In most of the cases bleeding was checked by using Adrenaline pack. In 5 cases of bleeding from bone, bone wax was used. The angular vein where cut, was sutured.
| Results|| |
Out of the total series of 83 cases, 3 cases had a failure. The percentage of successful result is 96.4 per cent.
The failure was observed in cases No. 22, 71 and 80 within a week of operation. In all these cases, on re-operation, thick granulation tissue was found and therefore dacryocystectomy was done.
| Comments|| |
The usual practice is to prepare a vertically oval bony ostium of 15 mm. x 10-20 mm or so (as reported by Stallard  , Samuel Mepherson and Egleston  , Sarda, Kulshreshtha and Mathur  , Shrivastava  , Mathur  , Romanes  , Jain Sethi and Prakash  , Chandra  . Keith-Lyle and Cross  , prefer to remove entire lacrimal bone, portion of frontal process of maxilla, neighbouring portion of lamina - papyracea of ethomoid. Rycroft  trephines a hole of ¾ x ½ inch. Pathak  removes lacrimal bone and portion of ascending process of maxilla.
Considering anatomically a vertically oval opening is in entire confirmity with vertically elongated lacrimal sac and lacrimal fossa. In the present series, however, a horizontally oval bony ostium has been prepared.
It is advisable to have the largest possible bony ostium, which will allow better access to the nasal mucosa, with easier preparation of the mucous membrane flaps for suturing.
It is not possible to extend the ostium posteriorly upwards or downwards, because of the limits imposed by the posterior lacrimal crest, anterior ethmoidal cells and the bony lacrimal duct respectively. The only way to make it big is to extend it anteriorly, where but for a small vein that passes through the bone, one can safely remove the frontal process of the maxilla and punch out a part of the nasal bone.
A horizontally oval bony ostium [Figure - 2] thus formed is better, safer and easier to prepare with less chances of wrong positioning of ostium„ less chances of encountering ethmoid air cells and better access to nasal mucosa with easy preparation of flaps and suturing.
Flaps and Suturing
Most common procedure for the preparation of flaps is to give an assymetrical "I" shaped incision in the lacrimal sac and nasal mucosa to avoid over-lapping of sutures as stated by Stallard, Y. Dayal, Samuel et al The importance of preparation of big anterior flaps and its suturing have been stressed by Hughes  , Keith-Lyle  et al, Rycroft  , Awasthi and Agarwall, and Prasad and Bajpeyi  .
In this series small posterior and large anterior flaps [Figure - 2],[Figure - 3] have been fashioned and stitched using anchoring stitches in the anterior lacrimal flaps wherever needed. The sac flaps particularly unstitched corners have a tendency to curl upon itself, producing epitheliazation and block. A small posterior sac flap with trimmed corners sutured with a small posterior nasal flap over the posterior margin of the bony ostium, namely posterior lacrimal crest leaves no chance for traction and block. A big anterior sac flap also trimmed and sutured to the big anterior nasal flap affords better approximation with no traction on sutures and forms a continous cover. In a few cases in which the anterior sac flap corners seem to be dropping, one or more anchoring stitches may be applied.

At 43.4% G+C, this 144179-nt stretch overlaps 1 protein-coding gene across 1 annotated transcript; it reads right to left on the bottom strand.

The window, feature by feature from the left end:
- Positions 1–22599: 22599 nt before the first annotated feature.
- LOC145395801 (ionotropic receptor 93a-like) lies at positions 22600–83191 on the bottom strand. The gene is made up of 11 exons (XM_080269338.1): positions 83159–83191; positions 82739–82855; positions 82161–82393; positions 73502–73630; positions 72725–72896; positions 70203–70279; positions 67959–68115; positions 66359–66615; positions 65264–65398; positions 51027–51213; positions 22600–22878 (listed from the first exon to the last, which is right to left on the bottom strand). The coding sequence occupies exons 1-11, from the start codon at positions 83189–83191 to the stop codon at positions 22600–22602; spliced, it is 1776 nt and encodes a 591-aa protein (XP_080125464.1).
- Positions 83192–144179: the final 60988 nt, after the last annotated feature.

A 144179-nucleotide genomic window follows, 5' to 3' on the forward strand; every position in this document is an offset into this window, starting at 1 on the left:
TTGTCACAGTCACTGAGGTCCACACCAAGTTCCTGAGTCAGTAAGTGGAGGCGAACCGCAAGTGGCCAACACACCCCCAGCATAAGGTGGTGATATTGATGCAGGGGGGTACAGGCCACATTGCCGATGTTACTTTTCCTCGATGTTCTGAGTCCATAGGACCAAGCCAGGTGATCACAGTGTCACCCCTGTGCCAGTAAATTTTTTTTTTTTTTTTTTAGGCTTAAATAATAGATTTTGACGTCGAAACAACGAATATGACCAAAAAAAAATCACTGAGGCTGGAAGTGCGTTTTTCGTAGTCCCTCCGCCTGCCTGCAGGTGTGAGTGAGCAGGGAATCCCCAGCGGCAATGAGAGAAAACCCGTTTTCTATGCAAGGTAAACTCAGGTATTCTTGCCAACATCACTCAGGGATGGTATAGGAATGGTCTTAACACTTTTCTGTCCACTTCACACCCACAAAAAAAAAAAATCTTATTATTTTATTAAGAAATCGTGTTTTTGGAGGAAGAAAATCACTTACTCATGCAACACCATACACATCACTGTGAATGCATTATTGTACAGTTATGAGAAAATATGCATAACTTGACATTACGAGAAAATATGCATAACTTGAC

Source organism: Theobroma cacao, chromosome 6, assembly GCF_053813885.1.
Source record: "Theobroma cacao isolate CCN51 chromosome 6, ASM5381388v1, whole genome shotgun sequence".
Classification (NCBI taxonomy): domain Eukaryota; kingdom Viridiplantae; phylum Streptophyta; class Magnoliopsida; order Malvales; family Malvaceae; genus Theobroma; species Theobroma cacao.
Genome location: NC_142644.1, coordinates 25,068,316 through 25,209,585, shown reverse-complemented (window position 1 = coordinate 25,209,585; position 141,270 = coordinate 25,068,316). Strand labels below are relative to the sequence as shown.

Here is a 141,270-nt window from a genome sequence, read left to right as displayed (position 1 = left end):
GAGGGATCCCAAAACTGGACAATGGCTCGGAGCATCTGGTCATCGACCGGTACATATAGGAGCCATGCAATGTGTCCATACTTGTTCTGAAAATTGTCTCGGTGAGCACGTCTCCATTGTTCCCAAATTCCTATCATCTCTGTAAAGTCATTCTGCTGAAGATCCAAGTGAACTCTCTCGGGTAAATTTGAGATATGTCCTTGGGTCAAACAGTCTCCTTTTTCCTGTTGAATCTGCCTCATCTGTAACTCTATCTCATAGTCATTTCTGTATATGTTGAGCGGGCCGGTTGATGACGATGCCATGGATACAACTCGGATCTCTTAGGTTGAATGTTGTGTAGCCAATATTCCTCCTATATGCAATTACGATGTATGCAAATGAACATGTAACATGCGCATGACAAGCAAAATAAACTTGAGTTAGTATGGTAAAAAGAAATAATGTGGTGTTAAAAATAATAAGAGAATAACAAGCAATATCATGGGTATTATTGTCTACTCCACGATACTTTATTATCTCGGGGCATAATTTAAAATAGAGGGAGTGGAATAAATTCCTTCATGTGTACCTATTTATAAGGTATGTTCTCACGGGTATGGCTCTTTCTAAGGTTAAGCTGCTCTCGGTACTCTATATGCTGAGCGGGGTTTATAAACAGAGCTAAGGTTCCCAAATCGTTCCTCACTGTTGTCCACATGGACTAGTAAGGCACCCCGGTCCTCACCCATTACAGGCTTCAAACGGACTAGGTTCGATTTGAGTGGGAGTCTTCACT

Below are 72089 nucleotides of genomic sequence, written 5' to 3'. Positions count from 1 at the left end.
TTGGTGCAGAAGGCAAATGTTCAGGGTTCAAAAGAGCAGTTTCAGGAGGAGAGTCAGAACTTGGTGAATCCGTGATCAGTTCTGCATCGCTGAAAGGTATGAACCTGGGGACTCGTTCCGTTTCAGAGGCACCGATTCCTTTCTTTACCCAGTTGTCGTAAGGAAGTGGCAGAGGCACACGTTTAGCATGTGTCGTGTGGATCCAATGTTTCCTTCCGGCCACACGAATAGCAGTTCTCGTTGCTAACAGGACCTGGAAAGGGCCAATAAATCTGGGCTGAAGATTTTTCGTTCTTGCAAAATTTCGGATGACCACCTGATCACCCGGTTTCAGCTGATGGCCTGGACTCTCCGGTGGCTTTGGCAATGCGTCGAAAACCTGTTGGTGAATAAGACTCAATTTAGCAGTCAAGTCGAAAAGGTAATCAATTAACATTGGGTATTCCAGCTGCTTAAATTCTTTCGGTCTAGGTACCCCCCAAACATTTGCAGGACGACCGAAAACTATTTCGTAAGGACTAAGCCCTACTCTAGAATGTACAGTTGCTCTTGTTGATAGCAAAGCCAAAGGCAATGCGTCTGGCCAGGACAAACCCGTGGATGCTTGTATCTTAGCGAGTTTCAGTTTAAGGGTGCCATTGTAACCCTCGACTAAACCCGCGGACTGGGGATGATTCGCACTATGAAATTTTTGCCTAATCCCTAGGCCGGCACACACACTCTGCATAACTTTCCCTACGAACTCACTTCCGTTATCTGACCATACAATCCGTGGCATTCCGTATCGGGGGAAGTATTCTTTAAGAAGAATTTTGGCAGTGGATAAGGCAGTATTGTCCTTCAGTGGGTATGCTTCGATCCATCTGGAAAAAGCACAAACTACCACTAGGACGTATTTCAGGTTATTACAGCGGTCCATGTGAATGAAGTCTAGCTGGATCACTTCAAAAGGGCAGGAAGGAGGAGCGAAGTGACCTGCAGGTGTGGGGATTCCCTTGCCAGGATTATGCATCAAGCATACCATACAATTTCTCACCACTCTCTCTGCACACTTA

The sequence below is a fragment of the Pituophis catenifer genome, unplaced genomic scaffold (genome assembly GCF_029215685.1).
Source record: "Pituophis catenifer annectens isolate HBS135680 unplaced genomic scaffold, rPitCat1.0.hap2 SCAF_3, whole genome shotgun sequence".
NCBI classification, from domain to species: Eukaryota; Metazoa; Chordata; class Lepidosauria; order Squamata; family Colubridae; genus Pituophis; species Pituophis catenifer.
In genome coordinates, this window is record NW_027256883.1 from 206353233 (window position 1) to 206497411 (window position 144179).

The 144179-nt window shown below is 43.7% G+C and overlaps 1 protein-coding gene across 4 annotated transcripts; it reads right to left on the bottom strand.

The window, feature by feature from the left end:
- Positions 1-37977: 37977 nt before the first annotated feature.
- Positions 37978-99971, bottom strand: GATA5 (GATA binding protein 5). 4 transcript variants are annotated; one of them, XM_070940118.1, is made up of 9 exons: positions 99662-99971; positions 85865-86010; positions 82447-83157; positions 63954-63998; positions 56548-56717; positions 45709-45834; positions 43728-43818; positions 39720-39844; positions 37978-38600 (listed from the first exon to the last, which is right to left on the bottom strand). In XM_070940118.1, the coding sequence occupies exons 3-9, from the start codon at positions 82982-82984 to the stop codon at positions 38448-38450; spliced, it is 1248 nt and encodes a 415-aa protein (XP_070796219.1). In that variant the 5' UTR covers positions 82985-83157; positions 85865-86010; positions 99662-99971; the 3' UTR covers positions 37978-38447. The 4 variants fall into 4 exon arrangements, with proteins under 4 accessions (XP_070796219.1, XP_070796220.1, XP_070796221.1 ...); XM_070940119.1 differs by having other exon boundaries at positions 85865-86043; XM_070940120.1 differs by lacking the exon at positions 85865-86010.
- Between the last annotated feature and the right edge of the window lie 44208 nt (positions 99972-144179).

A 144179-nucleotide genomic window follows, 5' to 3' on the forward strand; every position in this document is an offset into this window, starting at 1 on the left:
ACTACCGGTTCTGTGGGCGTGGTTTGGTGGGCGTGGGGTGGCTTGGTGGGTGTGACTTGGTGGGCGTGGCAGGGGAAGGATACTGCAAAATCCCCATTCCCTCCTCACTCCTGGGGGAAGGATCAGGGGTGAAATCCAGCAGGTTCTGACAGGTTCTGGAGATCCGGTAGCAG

| Conclusion|| |
The success lies in the selection of a proper case. Etiological factors, if the nasal pathology is excluded age and sex have no direct or indirect effect, if the sac to be operated on is enlarged and regular. The bleeding from the bone may be occasionally troublesome and should be controlled effectively on the table. The presence of ethmoid air cells do create a problem during surgery. Its identification and exposure of the nasal mucosa is helped by passing a probe through the affected nostril. A horizontally oval bony ostium is easy to prepare and affords better access to the mucosa. Large anterior flaps and anchoring stitches gives a close and firm cover or the opening and prevent the sac flap to curl upon itself. The skin incision, fixing a tube, insufflation of wound, closure of the wound, post - operative care and syringing have no bearing on the ultimate prognosis of a case.
I am very thankful to Prof. B. K. Dhir & Dr. R. P. Dhanda, at present Professor, Institute of Ophthalmology, B. J. Medical College, Ahmedabad for his help, and guidance, without which the work would have remained incomplete.
| References|| |
Awasthy, P. and Agarwal, T. P.; One flap Dacryocystorhinostomy; Brit. J. Ophthal. 46, 435, (1962).
Chandra, D. B.; Dacryocystorhinostomy in Absence of Sac; J. All India Ophthal. Soc. 12, 82, (1961).
Dayal, Y.; External DCR. - Clinical records of 56 cases; Amer. J. Ophthal. 51, 514, (1961).
Dupuy-Dutems, P. and Bourguet, J.; Ann. Oculist (Paris); 157, 445 (1920).
Hughes, et al.; Dacryocystorhinostomy; Surg. Gynaec. Obst. 73, 375, (1941).
Jain, N. S., Sethi, D. V. and Prakash 0.; Dacryocystorhinostomy A simplified technique with analysis of results; J. All India Ophthal Soc. 3, 37, (1955).
Keith-I yle, T. and Cross A. G.; Dacryocystorhinostomy; Brit. J. Opht. 30, 102, (1946).
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Pathak, B. K.; Modified Totis's Dacryocystorhinostomy; Proc. All India Ophth. Soc. 15, 78-80, (1955).
Prasad, V. N. and Bajpeyi, S. P.; One flap Dacryocystorhinostomy; J. All India Opht. Soc. 14, 176, (1966).
Romanes, G. J.; Dacryocystorhinostomy -Clinical report of 50 cases Brit. J Opht. 39, 337, (1955).
Rycroft, B. W.; Surgery of External Rhinostomy operation; Biit. J. Ophth.; 35, 328, (1951).
Sarda, R. P., Kulshreshtha, O. P. and Mathur, R. M.; D.C.R.; Brit. J. Ophth. 45, 138, (1961).
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[Figure - 1], [Figure - 2], [Figure - 3]
[Table - 1], [Table - 2]